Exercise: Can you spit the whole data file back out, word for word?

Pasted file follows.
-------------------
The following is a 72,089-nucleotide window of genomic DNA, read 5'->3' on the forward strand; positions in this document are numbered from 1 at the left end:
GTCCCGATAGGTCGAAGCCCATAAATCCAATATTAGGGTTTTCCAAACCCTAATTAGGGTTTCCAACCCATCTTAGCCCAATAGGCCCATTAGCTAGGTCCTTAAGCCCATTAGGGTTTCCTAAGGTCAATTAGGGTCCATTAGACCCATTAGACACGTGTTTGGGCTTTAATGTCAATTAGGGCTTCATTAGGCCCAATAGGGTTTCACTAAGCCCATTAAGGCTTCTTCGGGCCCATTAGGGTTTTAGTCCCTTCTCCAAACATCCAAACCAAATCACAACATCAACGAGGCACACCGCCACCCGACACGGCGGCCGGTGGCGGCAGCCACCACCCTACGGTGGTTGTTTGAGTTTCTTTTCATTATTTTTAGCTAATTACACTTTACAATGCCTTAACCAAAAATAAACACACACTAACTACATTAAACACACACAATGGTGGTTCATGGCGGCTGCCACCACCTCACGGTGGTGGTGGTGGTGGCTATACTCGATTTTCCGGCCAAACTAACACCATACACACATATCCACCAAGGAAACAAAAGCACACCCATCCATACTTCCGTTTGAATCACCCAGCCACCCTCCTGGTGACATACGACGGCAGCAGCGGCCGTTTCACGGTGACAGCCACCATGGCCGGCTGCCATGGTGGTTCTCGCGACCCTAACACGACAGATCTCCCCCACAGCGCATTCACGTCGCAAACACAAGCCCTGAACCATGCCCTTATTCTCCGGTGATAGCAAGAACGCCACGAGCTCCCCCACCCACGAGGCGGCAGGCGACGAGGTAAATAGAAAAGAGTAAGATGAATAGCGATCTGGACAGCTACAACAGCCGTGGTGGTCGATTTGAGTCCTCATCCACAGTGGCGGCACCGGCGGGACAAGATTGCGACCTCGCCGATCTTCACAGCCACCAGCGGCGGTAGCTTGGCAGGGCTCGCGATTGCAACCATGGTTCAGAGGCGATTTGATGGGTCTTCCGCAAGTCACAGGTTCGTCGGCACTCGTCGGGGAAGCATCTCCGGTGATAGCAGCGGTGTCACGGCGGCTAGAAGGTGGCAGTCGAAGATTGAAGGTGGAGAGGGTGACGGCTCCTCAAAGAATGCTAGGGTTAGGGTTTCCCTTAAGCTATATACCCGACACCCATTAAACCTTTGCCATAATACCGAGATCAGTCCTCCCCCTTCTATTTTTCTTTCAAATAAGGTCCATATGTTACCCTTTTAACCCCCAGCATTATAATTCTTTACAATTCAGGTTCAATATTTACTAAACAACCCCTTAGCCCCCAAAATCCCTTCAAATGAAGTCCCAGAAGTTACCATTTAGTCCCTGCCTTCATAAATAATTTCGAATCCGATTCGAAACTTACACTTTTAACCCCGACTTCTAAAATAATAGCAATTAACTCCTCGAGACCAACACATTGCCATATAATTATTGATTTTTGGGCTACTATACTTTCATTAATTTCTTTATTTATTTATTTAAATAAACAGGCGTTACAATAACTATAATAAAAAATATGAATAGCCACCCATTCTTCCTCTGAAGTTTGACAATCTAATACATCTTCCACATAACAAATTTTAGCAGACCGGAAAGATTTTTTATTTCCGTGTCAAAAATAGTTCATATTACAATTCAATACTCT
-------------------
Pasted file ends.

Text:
The following is a 72,089-nucleotide window of genomic DNA, read 5'->3' on the forward strand; positions in this document are numbered from 1 at the left end:
GTCCCGATAGGTCGAAGCCCATAAATCCAATATTAGGGTTTTCCAAACCCTAATTAGGGTTTCCAACCCATCTTAGCCCAATAGGCCCATTAGCTAGGTCCTTAAGCCCATTAGGGTTTCCTAAGGTCAATTAGGGTCCATTAGACCCATTAGACACGTGTTTGGGCTTTAATGTCAATTAGGGCTTCATTAGGCCCAATAGGGTTTCACTAAGCCCATTAAGGCTTCTTCGGGCCCATTAGGGTTTTAGTCCCTTCTCCAAACATCCAAACCAAATCACAACATCAACGAGGCACACCGCCACCCGACACGGCGGCCGGTGGCGGCAGCCACCACCCTACGGTGGTTGTTTGAGTTTCTTTTCATTATTTTTAGCTAATTACACTTTACAATGCCTTAACCAAAAATAAACACACACTAACTACATTAAACACACACAATGGTGGTTCATGGCGGCTGCCACCACCTCACGGTGGTGGTGGTGGTGGCTATACTCGATTTTCCGGCCAAACTAACACCATACACACATATCCACCAAGGAAACAAAAGCACACCCATCCATACTTCCGTTTGAATCACCCAGCCACCCTCCTGGTGACATACGACGGCAGCAGCGGCCGTTTCACGGTGACAGCCACCATGGCCGGCTGCCATGGTGGTTCTCGCGACCCTAACACGACAGATCTCCCCCACAGCGCATTCACGTCGCAAACACAAGCCCTGAACCATGCCCTTATTCTCCGGTGATAGCAAGAACGCCACGAGCTCCCCCACCCACGAGGCGGCAGGCGACGAGGTAAATAGAAAAGAGTAAGATGAATAGCGATCTGGACAGCTACAACAGCCGTGGTGGTCGATTTGAGTCCTCATCCACAGTGGCGGCACCGGCGGGACAAGATTGCGACCTCGCCGATCTTCACAGCCACCAGCGGCGGTAGCTTGGCAGGGCTCGCGATTGCAACCATGGTTCAGAGGCGATTTGATGGGTCTTCCGCAAGTCACAGGTTCGTCGGCACTCGTCGGGGAAGCATCTCCGGTGATAGCAGCGGTGTCACGGCGGCTAGAAGGTGGCAGTCGAAGATTGAAGGTGGAGAGGGTGACGGCTCCTCAAAGAATGCTAGGGTTAGGGTTTCCCTTAAGCTATATACCCGACACCCATTAAACCTTTGCCATAATACCGAGATCAGTCCTCCCCCTTCTATTTTTCTTTCAAATAAGGTCCATATGTTACCCTTTTAACCCCCAGCATTATAATTCTTTACAATTCAGGTTCAATATTTACTAAACAACCCCTTAGCCCCCAAAATCCCTTCAAATGAAGTCCCAGAAGTTACCATTTAGTCCCTGCCTTCATAAATAATTTCGAATCCGATTCGAAACTTACACTTTTAACCCCGACTTCTAAAATAATAGCAATTAACTCCTCGAGACCAACACATTGCCATATAATTATTGATTTTTGGGCTACTATACTTTCATTAATTTCTTTATTTATTTATTTAAATAAACAGGCGTTACAATAACTATAATAAAAAATATGAATAGCCACCCATTCTTCCTCTGAAGTTTGACAATCTAATACATCTTCCACATAACAAATTTTAGCAGACCGGAAAGATTTTTTATTTCCGTGTCAAAAATAGTTCATATTACAATTCAATACTCT